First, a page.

Americana and more up for bid The New York auction season resumes next week with Americana and Old Master works of art. Pieces from a number of stellar private collections, new discoveries, and works not previously on public exhibition will be on display during previews starting this weekend. Refer to the websites for schedules, illustrated catalogues--and sometimes videos, blogs, press releases and lectures about highlights.
A single catalogue encompasses three Americana sales, each including works from the esteemed collection of Eric Martin Wunsch. Important Silver to be sold Jan 23 features a pair of sauceboats by Paul Revere, and a set of tablespoons he made for Daniel and Mary Turner Sargent of Massachusetts (her father owned the famed "House of the Seven Gables"). Among the American Furniture & Folk Art on Jan 24 are paintings and sculptures from the wide-ranging Kristina Barbara Johnson Collection. In addition to wonderful porcelains, the Jan 27 auction of Chinese Export Art contains a China Trade album and a large oil on canvas commemorating the visit of the first official envoy of the British Empire to the Celestial Kingdom.
On Jan 28, a single-owner sale of Graphic Masterpieces by Goya, with complete sets of the "Caprichos," "Desastres de la Guerra," "Tauromaquia," and "Proverbios," ushers in the Old Masters sessions. Old Master Paintings on the morning of Jan 29 showcases Artimesia Gentileschi's "Self-Portrait as a Lute Player," a number of lovely paintings from the Toledo Museum of Art being sold to benefit the Acquisitions Fund, and several paintings from the Wunsch Collection. That afternoon, a session of Renaissance Art presents more works from Toledo, paintings being sold by the Metropolitan Museum of Art to benefit European Paintings Acquisitions, and an exquisite illuminated "Book of Hours" known as the "Rothschild Prayerbook," recently restituted to the heirs of Max Stern. More Old Master Paintings, followed by Old Master and Early British Drawings & Watercolors on Jan 30 round out the series, to be discussed in a lecture, "Old Masters in Focus," on Jan 26 at 1 pm.
Of special note among the Important Americana offered on Jan 24 is a rare silver handseal for the First Continental (Rifle) Regiment. On the 25th, Visual Grace: Important American Folk Art from the Ralph O. Esmerian Collection, includes pottery, walking sticks, a weathervane, decorated furniture, and drawings by self-taught Alabama street artist Bill Traylor that have been exhibited in various museums, including the recent show at the American Folk Art Museum.
Fine Old Master Drawings on Jan 29--the Tiepolo's may remind you of the recent Venetian Drawings show at the Morgan Library--are followed by Old Master Paintings & Sculpture on Jan 30. The morning session includes spectacular paintings from the Dutch Golden Age, in particular a large close-up by Honthorst of a "Merry Group behind a Balustrade," whose delectable young woman lute player has not been on view since 1883, "Child and Nurse in an Elegant Townhouse," a subtle domestic scene with a complex composition by Jacob Ochtervelt, and what is likely a marriage portrait by Jan Molnaer of himself and his painter-wife Judith Leyster. A special early afternoon session, The Courts of Europe, exhibits princely taste from the Renaissance to the Rococo, notably Boucher's oval painting, "The Sleep of Venus" that belonged to Mme. De Pompadour, mistress of Louis XV. Additional Old Master Paintings & Sculpture resume at 3 pm. Antique Carpets and Textiles from Distinguished Collections, including Azerbaijan silk embroideries and a Safavid "Topkapi" prayer rug, and final sessions of Old Master & 19th Century Paintings & Drawings follow on Jan 31.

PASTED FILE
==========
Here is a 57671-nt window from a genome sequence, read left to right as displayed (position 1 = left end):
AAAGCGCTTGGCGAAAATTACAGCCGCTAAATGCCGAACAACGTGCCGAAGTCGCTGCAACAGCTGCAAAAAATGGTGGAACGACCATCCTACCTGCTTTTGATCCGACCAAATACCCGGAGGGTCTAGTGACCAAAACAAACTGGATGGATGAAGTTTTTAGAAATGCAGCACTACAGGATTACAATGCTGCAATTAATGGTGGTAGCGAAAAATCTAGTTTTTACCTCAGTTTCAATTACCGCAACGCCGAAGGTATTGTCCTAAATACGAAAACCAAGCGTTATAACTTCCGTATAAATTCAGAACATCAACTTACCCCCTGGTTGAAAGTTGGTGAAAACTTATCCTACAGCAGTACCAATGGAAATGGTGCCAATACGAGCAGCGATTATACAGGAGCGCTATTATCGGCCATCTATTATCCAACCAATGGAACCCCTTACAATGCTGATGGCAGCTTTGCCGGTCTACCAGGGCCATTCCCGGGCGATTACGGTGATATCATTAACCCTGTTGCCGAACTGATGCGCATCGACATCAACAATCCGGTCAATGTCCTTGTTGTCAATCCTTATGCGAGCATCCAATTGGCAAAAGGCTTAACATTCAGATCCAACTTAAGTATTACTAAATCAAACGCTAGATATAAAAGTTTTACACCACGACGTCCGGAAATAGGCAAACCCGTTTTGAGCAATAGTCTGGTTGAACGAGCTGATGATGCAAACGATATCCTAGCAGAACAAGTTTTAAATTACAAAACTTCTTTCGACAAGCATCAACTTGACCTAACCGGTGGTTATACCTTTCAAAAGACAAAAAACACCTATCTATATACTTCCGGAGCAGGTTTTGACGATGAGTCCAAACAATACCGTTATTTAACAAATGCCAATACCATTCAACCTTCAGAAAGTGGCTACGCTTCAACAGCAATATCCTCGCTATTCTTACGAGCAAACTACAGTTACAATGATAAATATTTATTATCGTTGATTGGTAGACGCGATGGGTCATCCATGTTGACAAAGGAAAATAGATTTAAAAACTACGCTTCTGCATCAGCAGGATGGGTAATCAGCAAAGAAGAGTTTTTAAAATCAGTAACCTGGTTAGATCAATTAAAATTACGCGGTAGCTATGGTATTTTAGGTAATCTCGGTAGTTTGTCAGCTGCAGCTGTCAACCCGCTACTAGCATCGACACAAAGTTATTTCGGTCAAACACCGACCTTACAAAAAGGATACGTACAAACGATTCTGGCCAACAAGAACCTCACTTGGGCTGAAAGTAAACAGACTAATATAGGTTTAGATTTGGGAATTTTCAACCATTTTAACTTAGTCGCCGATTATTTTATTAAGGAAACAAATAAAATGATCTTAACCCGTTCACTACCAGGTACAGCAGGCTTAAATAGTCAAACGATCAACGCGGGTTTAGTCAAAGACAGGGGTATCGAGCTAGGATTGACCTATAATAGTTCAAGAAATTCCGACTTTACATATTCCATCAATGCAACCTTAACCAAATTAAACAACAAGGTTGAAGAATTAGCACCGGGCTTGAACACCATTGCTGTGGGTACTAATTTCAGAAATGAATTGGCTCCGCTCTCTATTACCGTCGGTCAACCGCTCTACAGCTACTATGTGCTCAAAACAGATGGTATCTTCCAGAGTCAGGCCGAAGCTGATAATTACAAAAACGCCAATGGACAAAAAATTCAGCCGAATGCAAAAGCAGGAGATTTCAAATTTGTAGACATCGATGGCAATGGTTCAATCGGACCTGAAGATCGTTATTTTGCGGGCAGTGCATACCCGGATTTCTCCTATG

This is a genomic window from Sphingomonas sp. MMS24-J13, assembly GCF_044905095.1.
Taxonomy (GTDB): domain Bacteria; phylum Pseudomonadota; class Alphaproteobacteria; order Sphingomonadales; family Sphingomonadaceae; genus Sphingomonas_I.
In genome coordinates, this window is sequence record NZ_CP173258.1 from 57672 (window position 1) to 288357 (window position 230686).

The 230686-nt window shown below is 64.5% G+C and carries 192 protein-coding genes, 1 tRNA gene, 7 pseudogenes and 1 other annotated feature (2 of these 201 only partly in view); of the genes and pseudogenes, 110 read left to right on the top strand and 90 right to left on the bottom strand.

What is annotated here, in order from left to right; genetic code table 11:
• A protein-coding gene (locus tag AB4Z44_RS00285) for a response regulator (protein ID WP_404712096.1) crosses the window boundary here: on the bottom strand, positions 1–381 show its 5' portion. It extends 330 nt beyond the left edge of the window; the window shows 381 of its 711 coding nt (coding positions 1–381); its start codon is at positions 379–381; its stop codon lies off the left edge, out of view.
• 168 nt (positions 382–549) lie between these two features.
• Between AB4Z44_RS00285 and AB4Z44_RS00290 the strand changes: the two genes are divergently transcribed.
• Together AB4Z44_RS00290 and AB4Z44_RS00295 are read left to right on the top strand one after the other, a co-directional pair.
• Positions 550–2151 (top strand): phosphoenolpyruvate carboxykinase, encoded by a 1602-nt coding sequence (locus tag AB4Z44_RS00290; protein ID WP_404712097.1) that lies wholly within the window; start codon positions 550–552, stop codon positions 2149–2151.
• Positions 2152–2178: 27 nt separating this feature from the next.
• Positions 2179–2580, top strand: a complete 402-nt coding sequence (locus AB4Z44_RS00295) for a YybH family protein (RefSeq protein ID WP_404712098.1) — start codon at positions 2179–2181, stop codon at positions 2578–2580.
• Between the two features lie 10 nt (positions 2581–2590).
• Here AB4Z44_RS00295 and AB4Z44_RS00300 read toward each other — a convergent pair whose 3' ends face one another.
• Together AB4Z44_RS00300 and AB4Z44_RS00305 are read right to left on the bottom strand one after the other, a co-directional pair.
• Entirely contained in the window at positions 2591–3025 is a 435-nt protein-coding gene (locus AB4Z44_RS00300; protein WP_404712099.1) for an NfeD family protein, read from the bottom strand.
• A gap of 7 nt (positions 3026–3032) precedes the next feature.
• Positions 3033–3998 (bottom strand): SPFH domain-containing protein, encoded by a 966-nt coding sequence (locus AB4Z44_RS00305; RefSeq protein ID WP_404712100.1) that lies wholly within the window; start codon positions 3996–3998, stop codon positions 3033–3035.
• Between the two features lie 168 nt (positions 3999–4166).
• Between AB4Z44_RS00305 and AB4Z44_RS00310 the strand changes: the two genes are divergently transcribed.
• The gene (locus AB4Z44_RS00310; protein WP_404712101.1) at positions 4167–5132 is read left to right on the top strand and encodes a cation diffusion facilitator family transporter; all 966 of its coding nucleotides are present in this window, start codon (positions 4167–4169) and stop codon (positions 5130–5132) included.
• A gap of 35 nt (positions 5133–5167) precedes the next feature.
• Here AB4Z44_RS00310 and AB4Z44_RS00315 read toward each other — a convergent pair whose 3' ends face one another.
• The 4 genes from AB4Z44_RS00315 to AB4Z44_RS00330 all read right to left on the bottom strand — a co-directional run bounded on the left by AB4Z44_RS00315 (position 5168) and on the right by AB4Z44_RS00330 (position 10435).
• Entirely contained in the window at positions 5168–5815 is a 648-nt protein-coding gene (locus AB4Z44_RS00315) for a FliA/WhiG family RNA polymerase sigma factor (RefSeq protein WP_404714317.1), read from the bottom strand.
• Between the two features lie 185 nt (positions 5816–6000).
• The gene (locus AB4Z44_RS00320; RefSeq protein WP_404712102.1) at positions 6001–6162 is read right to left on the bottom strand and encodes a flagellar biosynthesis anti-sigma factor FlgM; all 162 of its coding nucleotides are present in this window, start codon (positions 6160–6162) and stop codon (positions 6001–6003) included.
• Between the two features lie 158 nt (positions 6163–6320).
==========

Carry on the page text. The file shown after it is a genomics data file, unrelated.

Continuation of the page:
There are nice selections of Fine American & European Furniture, Silver & Decorative Arts on Jan 23 and Maritime Paintings and Decorative Art on Jan 24, where a late 18th-early 19th century pine figurehead of a "Baroque Gentleman" upstages the ships' portraits and other maritime paraphernalia.
A manuscript draft of an historic document hidden in the archives of the Morris-Jumel Mansion in New York will be offered in a single-lot sale on Jan 26. Until now, only the 1775 printed version was known, and authorship of the plea for reconciliation, addressed to the people of Britain from the American Continental Congress, was attributed to Richard Henry Lee of Virginia. Based on the handwriting, this newly discovered 12-page draft is said to be by Robert R. Livingston, with edits by Lee; as such it suggests that Livingston played a greater role in the American Revolution than previously believed. Proceeds from the sale will fund an endowment for the Morris-Jumel Mansion, Manhattan's oldest house, which was built as a summer home in 1765, served as Washington's headquarters during the Revolutionary War, and became a museum in 1904. It is one of the notable New York historic houses open to the public (morrisjumel.org)
A delightful sale of 20th Century Illustration on Jan 23 presents unique works on paper ranging from sweet nursery alphabets to racy pin-ups, including many drawings by "New Yorker" and other magazine cover artists and cartoonists, iconic book jackets and illustrations, early advertisements by Theodor Geisel (aka Dr. Seuss), inscribed drawings by Maurice Sendak, extending the Americana Week theme up to the present day.